In the last decades music is probably the aesthetic language around which a great variety of perspectives has been explored. Among these, music sociology has focused on the way music performs a constitutive action, in other words on the crucial elements that enable individuals to experience the reality and the social relations. Here, the emphasis is on the practical dimension of culture, how culture works in its sociomaterial aspects. Tia DeNora has been at the forefront of a new research agenda, where music is conceived as an artefact with its own agency and its ability to exert power. More precisely, music can act as a technology of the self, enabling subjects to act and to think of themselves in particular ways. This standpoint can be very useful to further investigate questions of collective belonging and the relationship between identity and community. Within this research direction, our contribution analyses music as a form of political participation and as an identity claim. Through the historical case study of Fela Anikulapo Kuti’s afrobeat music we analyse how music helps us to consider political discourses as material and operational. In this respect, we not only consider the lyrics, but also and especially the rhythm, the sounds, and the performances with which Fela Kuti shapes the strategies of political resistance to military authoritarianism and Western neo-colonialism.

DE FEO, A., Tota, A.L. (2019). Afrobeat Music: How to Re-think Belonging and Political Action. In Europe and Beyond: Boundaries, Barriers and Belonging (pp.175-175).

Afrobeat Music: How to Re-think Belonging and Political Action

Antonietta De Feo;Anna Lisa Tota
2019

Abstract

In the last decades music is probably the aesthetic language around which a great variety of perspectives has been explored. Among these, music sociology has focused on the way music performs a constitutive action, in other words on the crucial elements that enable individuals to experience the reality and the social relations. Here, the emphasis is on the practical dimension of culture, how culture works in its sociomaterial aspects. Tia DeNora has been at the forefront of a new research agenda, where music is conceived as an artefact with its own agency and its ability to exert power. More precisely, music can act as a technology of the self, enabling subjects to act and to think of themselves in particular ways. This standpoint can be very useful to further investigate questions of collective belonging and the relationship between identity and community. Within this research direction, our contribution analyses music as a form of political participation and as an identity claim. Through the historical case study of Fela Anikulapo Kuti’s afrobeat music we analyse how music helps us to consider political discourses as material and operational. In this respect, we not only consider the lyrics, but also and especially the rhythm, the sounds, and the performances with which Fela Kuti shapes the strategies of political resistance to military authoritarianism and Western neo-colonialism.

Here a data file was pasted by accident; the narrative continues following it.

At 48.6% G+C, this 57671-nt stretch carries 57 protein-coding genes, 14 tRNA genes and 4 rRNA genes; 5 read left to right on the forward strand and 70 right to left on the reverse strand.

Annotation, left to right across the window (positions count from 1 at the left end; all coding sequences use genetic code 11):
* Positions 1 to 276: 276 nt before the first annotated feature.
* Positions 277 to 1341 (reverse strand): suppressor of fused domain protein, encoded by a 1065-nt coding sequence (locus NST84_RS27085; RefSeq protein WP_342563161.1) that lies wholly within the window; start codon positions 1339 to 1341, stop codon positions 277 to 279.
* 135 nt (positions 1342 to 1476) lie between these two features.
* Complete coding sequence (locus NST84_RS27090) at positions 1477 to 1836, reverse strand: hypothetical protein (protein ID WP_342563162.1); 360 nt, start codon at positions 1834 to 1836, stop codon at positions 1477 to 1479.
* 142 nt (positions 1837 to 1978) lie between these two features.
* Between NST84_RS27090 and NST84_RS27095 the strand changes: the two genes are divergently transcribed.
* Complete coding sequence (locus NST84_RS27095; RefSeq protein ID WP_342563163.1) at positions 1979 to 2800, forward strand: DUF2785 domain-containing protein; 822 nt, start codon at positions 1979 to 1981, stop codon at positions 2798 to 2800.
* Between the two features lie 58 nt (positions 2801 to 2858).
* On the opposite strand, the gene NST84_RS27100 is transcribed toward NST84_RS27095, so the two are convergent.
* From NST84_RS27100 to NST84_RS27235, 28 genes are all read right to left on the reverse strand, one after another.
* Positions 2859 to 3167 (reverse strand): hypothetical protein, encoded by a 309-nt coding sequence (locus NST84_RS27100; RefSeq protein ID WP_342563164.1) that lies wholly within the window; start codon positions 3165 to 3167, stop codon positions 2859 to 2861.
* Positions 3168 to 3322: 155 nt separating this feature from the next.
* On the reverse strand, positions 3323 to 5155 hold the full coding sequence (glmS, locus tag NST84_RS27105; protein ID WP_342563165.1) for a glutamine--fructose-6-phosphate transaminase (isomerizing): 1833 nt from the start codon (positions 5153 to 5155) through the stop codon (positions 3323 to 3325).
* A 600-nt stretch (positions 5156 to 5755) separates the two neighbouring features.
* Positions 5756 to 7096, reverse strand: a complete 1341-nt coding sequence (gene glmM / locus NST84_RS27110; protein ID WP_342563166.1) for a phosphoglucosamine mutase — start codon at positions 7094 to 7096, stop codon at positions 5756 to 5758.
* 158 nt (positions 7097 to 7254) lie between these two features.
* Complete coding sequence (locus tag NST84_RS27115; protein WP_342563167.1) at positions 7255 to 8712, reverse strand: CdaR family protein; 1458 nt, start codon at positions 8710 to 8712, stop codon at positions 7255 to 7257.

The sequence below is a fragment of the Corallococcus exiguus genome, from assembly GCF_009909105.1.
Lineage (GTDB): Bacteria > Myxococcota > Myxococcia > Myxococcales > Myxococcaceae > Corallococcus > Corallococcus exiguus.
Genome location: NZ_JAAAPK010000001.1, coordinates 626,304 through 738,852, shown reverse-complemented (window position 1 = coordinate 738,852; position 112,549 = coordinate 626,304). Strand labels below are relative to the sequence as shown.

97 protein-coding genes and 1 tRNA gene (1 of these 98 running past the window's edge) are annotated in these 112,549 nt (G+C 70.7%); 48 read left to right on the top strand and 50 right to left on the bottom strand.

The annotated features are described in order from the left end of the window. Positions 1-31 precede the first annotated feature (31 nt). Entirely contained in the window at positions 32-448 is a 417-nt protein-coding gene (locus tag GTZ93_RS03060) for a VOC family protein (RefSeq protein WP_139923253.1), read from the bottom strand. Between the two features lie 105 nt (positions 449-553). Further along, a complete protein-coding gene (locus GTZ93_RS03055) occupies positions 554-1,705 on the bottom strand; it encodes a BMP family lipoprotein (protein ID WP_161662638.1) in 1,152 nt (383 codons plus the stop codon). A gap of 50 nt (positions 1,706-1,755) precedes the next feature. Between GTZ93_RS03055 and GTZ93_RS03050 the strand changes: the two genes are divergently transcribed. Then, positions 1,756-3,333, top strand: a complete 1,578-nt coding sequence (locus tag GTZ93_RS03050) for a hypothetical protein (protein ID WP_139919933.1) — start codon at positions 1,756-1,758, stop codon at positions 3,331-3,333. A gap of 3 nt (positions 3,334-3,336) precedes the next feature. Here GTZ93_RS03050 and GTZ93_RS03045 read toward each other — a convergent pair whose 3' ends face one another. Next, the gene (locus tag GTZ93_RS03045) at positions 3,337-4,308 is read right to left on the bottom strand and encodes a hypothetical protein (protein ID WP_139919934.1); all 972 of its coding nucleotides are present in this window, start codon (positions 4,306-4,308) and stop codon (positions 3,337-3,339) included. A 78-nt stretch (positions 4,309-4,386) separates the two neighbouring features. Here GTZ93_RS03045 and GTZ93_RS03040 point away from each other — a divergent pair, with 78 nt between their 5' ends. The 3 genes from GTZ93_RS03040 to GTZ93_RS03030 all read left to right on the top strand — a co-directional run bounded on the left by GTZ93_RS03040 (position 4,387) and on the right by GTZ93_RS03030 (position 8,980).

978-2-9569087-0-8
DE FEO, A., Tota, A.L. (2019). Afrobeat Music: How to Re-think Belonging and Political Action. In Europe and Beyond: Boundaries, Barriers and Belonging (pp.175-175).
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Utilizza questo identificativo per citare o creare un link a questo documento: https://hdl.handle.net/11590/358560
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